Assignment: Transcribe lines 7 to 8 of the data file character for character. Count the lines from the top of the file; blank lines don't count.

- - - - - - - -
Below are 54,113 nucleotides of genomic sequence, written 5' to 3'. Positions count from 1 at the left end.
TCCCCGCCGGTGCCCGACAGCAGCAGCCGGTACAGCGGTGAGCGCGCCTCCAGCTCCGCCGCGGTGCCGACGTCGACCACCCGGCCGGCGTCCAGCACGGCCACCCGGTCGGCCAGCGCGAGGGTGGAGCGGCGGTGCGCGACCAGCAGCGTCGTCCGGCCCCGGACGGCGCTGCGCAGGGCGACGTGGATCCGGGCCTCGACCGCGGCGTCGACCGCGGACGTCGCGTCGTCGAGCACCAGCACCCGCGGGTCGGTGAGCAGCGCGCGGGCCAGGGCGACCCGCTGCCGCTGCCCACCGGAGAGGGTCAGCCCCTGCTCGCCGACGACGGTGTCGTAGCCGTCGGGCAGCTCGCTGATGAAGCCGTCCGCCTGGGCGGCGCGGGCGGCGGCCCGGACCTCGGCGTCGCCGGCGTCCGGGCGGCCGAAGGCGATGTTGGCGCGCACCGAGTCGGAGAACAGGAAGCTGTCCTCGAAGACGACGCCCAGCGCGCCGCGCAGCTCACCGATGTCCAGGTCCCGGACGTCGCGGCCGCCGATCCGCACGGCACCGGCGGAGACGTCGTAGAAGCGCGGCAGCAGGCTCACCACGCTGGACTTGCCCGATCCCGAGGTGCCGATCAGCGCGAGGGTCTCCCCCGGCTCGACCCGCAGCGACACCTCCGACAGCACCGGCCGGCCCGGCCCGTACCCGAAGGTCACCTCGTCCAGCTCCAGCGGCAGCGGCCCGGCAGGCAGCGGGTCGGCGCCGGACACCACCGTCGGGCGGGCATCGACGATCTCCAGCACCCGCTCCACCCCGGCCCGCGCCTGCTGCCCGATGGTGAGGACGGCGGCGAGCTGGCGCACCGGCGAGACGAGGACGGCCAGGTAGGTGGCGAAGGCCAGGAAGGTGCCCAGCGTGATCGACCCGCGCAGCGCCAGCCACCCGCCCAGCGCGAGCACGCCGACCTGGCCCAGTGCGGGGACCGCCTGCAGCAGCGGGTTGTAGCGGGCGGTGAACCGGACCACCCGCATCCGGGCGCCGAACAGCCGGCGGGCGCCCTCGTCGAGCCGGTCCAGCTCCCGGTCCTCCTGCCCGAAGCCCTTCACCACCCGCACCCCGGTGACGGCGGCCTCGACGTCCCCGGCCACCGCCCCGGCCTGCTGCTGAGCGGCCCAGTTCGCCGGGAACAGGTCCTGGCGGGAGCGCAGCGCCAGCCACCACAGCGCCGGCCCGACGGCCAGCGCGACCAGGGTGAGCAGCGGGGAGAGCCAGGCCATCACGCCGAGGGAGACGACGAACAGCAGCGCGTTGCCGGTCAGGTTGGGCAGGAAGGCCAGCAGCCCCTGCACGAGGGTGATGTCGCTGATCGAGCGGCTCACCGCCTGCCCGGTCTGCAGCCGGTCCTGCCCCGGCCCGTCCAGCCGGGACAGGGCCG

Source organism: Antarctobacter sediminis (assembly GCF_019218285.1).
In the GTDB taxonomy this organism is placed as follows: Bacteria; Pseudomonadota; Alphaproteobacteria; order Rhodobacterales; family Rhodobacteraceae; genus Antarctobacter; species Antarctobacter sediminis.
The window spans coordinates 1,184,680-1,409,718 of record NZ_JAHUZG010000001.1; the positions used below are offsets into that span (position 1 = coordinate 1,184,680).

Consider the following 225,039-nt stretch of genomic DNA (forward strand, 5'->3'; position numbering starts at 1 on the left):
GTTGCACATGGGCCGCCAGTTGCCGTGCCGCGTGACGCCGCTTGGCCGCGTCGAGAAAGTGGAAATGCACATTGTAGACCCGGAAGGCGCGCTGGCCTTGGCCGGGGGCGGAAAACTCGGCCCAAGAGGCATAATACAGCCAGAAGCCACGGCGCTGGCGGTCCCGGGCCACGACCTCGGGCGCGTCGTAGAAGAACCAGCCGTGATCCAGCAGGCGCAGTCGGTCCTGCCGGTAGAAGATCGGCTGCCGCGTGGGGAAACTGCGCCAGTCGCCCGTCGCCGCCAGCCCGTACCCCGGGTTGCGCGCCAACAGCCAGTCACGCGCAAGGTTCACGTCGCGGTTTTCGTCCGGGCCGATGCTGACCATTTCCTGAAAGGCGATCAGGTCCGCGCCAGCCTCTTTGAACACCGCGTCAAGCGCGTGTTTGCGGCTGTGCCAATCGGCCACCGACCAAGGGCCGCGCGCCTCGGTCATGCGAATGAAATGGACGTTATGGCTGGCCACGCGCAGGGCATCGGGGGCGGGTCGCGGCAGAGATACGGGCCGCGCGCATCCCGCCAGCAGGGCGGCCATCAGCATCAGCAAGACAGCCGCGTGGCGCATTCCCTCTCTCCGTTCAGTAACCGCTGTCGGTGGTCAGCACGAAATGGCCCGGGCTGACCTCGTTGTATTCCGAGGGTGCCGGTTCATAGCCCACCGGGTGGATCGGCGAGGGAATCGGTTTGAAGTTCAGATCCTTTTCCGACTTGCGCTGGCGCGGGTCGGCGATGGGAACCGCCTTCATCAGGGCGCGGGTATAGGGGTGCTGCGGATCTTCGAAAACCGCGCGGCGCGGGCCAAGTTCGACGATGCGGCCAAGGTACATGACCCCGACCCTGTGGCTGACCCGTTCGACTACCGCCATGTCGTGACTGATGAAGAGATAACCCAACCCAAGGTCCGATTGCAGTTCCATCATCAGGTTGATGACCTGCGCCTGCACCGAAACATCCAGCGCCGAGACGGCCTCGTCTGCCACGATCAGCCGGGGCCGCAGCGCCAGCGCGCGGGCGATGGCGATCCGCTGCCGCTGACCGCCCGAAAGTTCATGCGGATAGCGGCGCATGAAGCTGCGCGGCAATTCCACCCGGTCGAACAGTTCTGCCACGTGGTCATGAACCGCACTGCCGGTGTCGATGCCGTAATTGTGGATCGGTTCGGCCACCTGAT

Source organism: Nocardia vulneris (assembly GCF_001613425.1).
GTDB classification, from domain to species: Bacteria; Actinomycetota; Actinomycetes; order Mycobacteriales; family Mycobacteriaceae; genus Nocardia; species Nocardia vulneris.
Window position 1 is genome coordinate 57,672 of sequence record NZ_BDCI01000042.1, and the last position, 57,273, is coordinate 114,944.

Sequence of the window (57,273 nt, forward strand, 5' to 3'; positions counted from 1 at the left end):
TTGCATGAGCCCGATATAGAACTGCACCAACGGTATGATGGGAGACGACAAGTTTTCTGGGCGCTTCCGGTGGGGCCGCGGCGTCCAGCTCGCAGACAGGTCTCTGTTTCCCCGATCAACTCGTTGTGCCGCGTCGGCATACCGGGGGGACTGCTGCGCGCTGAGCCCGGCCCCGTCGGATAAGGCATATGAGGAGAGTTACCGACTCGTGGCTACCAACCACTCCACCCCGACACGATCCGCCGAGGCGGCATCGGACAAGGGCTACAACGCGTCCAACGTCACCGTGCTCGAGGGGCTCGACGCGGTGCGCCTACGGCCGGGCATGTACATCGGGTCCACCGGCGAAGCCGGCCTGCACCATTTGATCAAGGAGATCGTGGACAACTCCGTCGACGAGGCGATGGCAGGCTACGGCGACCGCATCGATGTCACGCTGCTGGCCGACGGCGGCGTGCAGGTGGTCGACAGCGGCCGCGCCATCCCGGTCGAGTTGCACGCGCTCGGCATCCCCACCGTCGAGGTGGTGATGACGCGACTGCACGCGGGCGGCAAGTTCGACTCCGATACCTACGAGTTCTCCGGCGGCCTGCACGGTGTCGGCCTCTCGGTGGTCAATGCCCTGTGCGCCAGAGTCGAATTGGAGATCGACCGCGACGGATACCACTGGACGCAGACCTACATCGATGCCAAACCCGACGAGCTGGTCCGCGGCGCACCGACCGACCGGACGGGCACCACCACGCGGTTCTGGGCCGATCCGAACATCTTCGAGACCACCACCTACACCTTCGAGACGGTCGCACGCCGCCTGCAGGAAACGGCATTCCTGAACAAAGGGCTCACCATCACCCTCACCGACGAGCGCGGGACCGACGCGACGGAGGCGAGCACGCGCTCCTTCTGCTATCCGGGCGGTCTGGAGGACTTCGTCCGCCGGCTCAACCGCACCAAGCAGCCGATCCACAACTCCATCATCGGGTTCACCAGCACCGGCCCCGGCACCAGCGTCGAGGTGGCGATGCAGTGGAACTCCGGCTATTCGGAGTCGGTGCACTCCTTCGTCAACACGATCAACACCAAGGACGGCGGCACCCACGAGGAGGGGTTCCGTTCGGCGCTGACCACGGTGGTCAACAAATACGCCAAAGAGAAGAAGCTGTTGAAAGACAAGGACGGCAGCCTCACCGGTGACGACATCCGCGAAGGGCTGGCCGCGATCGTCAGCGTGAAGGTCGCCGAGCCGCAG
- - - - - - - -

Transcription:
GTTGCACATGGGCCGCCAGTTGCCGTGCCGCGTGACGCCGCTTGGCCGCGTCGAGAAAGTGGAAATGCACATTGTAGACCCGGAAGGCGCGCTGGCCTTGGCCGGGGGCGGAAAACTCGGCCCAAGAGGCATAATACAGCCAGAAGCCACGGCGCTGGCGGTCCCGGGCCACGACCTCGGGCGCGTCGTAGAAGAACCAGCCGTGATCCAGCAGGCGCAGTCGGTCCTGCCGGTAGAAGATCGGCTGCCGCGTGGGGAAACTGCGCCAGTCGCCCGTCGCCGCCAGCCCGTACCCCGGGTTGCGCGCCAACAGCCAGTCACGCGCAAGGTTCACGTCGCGGTTTTCGTCCGGGCCGATGCTGACCATTTCCTGAAAGGCGATCAGGTCCGCGCCAGCCTCTTTGAACACCGCGTCAAGCGCGTGTTTGCGGCTGTGCCAATCGGCCACCGACCAAGGGCCGCGCGCCTCGGTCATGCGAATGAAATGGACGTTATGGCTGGCCACGCGCAGGGCATCGGGGGCGGGTCGCGGCAGAGATACGGGCCGCGCGCATCCCGCCAGCAGGGCGGCCATCAGCATCAGCAAGACAGCCGCGTGGCGCATTCCCTCTCTCCGTTCAGTAACCGCTGTCGGTGGTCAGCACGAAATGGCCCGGGCTGACCTCGTTGTATTCCGAGGGTGCCGGTTCATAGCCCACCGGGTGGATCGGCGAGGGAATCGGTTTGAAGTTCAGATCCTTTTCCGACTTGCGCTGGCGCGGGTCGGCGATGGGAACCGCCTTCATCAGGGCGCGGGTATAGGGGTGCTGCGGATCTTCGAAAACCGCGCGGCGCGGGCCAAGTTCGACGATGCGGCCAAGGTACATGACCCCGACCCTGTGGCTGACCCGTTCGACTACCGCCATGTCGTGACTGATGAAGAGATAACCCAACCCAAGGTCCGATTGCAGTTCCATCATCAGGTTGATGACCTGCGCCTGCACCGAAACATCCAGCGCCGAGACGGCCTCGTCTGCCACGATCAGCCGGGGCCGCAGCGCCAGCGCGCGGGCGATGGCGATCCGCTGCCGCTGACCGCCCGAAAGTTCATGCGGATAGCGGCGCATGAAGCTGCGCGGCAATTCCACCCGGTCGAACAGTTCTGCCACGTGGTCATGAACCGCACTGCCGGTGTCGATGCCGTAATTGTGGATCGGTTCGGCCACCTGAT

Source organism: Nocardia vulneris (assembly GCF_001613425.1).